Your "with us or against us" attitude is diametrically opposed to liberal democracy. Quite frankly, if the government is going to spend or "waste" money, I would rather it be on healthcare and education than futile military endeavours that can never succeed short of genocide or regime change to keep bananas from the UFC cheap.

Occupy Afghanistan - Yes. Iraq - No.
Regime Change in Cuba - Yes. Guatemala, etc. - No.

Fund the Northern Alliance - Yes. Osama - No.

Free trade with Canada (softwood lumber) - Yes. Out-sourcing for below-market costs - No.

Billions to corporate overhead (Katrina, the War) - No. Billions to inhibit the spread of AIDS within a decade - Yes.

Un-realism squared #2

@ Kapitein


-- The (changing) "enemy" will ALWAYS be willing to fund despots etc... There is nothing new under the sun.  The world will always be primarily divided by genuine 'democrats' and totalitarians, and secondarily by 'democrats' who can act and 'democrats' who can only talk.  

-- Your comment on 'Pinochet' is pure nonsense, or straight parrotting from naive-left media.  Pinochet may not be a sympathetic person, but he was no "despot".  I know of no despot who has ever voluntarily surrendered power (what Pinochet did).  And "big business" prefers much more to do business with true despots - like the Chinese Politbureau today for instance - than with leaders who force them to compete.  Pinochet brought, on the whole, market liberalisation and competition to Chile.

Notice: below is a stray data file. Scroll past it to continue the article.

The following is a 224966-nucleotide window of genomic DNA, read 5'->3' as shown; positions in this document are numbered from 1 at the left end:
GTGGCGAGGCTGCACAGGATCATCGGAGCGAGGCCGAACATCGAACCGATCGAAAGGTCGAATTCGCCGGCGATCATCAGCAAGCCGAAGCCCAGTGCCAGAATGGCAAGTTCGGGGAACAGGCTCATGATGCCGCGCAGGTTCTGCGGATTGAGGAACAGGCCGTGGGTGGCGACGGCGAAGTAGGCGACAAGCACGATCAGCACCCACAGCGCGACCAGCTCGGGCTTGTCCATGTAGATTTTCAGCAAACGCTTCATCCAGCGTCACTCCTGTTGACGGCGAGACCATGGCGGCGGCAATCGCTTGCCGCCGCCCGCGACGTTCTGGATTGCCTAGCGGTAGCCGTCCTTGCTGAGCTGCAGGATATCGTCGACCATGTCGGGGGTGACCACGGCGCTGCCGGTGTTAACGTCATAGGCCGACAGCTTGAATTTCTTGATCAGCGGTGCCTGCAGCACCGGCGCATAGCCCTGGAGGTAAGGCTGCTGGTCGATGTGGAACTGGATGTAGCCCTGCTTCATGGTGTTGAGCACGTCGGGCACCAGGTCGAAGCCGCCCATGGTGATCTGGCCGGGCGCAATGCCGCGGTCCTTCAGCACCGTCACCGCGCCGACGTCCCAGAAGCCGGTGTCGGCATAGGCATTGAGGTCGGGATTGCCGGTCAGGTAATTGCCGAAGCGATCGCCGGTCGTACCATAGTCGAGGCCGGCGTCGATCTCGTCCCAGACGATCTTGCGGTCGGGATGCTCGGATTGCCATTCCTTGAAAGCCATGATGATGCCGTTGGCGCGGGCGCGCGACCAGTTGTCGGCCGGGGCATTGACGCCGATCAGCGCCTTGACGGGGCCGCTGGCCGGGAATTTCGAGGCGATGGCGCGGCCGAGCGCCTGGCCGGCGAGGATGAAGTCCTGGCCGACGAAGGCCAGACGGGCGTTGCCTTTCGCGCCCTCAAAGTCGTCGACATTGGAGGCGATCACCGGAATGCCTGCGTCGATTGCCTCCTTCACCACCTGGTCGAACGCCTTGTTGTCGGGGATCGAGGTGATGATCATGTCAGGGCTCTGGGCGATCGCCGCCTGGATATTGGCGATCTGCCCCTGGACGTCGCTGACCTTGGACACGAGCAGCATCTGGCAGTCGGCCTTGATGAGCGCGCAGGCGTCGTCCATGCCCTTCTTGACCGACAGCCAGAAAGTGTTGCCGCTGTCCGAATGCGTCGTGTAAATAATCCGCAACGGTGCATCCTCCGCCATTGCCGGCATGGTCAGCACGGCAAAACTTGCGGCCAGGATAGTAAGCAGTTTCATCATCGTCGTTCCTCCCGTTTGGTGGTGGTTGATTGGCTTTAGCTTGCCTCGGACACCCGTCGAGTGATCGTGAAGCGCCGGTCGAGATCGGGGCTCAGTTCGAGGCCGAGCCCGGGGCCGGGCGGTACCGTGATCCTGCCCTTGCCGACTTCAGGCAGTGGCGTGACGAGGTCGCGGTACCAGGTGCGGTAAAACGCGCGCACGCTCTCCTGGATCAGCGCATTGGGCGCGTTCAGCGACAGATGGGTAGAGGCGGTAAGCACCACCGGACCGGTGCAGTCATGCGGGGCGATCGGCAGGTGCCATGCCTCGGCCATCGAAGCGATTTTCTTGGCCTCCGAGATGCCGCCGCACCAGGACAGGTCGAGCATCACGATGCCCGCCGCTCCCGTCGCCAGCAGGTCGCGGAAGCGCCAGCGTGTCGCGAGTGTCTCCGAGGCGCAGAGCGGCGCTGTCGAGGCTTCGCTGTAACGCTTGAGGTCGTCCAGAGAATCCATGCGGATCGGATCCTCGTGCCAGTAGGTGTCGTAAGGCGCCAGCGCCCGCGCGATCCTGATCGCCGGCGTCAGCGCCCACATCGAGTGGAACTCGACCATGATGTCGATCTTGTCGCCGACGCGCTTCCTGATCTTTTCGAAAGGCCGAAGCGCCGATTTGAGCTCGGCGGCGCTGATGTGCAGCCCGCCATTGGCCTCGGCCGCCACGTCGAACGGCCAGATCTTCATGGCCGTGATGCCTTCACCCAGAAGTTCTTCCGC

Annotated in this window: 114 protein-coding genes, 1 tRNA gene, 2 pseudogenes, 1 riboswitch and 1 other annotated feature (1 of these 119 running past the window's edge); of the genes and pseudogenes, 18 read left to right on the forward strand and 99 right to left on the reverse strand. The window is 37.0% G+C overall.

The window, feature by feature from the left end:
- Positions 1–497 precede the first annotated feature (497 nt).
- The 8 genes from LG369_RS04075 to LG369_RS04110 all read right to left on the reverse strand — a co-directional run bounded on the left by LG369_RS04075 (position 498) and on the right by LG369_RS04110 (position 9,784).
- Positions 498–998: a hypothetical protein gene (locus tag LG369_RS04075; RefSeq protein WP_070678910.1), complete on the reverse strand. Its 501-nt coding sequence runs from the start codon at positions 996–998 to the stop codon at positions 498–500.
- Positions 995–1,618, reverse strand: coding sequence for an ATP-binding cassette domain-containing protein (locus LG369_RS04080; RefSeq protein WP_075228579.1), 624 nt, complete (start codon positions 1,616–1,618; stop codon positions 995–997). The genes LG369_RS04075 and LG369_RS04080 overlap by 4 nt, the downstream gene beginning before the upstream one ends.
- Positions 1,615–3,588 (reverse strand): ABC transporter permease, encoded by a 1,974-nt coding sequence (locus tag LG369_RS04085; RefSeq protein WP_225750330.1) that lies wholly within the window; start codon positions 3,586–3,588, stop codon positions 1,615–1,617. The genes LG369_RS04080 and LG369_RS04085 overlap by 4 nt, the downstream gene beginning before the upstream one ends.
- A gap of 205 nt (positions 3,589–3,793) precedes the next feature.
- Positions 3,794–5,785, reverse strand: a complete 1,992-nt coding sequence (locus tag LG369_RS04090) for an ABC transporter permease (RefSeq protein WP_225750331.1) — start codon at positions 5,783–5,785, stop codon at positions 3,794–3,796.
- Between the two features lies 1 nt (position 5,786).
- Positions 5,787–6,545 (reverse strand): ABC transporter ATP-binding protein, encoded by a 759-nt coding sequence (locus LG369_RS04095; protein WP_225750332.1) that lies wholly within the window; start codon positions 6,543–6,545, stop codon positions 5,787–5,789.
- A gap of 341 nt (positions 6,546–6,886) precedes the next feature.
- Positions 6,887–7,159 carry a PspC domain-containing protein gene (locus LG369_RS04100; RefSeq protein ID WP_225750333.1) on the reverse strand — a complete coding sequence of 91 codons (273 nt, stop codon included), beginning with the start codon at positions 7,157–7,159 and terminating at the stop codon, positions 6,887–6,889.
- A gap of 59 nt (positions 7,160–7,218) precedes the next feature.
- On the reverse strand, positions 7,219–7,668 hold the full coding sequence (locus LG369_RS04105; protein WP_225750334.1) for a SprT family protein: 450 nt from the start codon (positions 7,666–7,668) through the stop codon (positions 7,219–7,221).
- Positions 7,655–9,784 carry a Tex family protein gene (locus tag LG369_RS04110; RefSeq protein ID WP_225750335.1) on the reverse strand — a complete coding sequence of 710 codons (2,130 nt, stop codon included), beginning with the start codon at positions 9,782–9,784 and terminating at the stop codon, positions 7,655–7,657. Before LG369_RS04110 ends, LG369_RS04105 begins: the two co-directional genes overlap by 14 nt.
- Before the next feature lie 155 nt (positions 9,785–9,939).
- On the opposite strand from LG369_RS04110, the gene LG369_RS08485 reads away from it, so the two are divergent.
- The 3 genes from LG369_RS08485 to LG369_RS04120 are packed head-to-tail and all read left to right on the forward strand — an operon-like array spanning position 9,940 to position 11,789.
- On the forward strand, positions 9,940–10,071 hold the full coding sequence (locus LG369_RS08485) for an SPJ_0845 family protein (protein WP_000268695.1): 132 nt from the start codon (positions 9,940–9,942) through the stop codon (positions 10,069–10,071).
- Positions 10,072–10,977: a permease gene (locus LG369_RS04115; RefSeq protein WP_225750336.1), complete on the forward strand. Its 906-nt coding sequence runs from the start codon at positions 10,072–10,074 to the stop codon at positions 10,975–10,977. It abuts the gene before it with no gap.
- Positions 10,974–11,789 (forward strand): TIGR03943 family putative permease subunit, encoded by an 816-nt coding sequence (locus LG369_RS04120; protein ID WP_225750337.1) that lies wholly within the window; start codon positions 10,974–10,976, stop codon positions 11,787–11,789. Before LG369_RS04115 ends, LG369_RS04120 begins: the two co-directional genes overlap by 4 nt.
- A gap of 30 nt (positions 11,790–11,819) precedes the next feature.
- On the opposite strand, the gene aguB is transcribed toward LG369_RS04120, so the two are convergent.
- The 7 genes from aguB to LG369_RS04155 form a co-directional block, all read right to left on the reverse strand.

--  No "youth", including the American one, was and will never be "eager to go to war".  The necessity of war at times has nothing to do with youth's eagerness, and neither does the possible avoidability of war have anything to do with it.    


Un-realism squared

@ Kapitein

I am not going to comment on the British Neoconservatives' manifesto.  But, in your attempt to discredit them, you display a remarkable amount of "un-realism" yourself.

-- You claim that the US "abandoned" direct intervention following Vietnam.  I can't give an exact number, but in actual fact the US has made significant "direct interventions" since Vietnam on many occasions, somewhere between 10 and 20, perhaps even more.  And, thank God for that.  The world would be a much worse place if it hadn't.  While it is likely that a new 'isolationist American phase' may be approaching, historically such phases of American isolationism have meant disaster for the world.

-- The public in a democratic polity is always "disgruntled".  It is in the nature of "democracy".

-- "Global support" will and can never be guaranteed.  Korea was an exception, because it occurred at a very special '"American Moment", so close after WW2.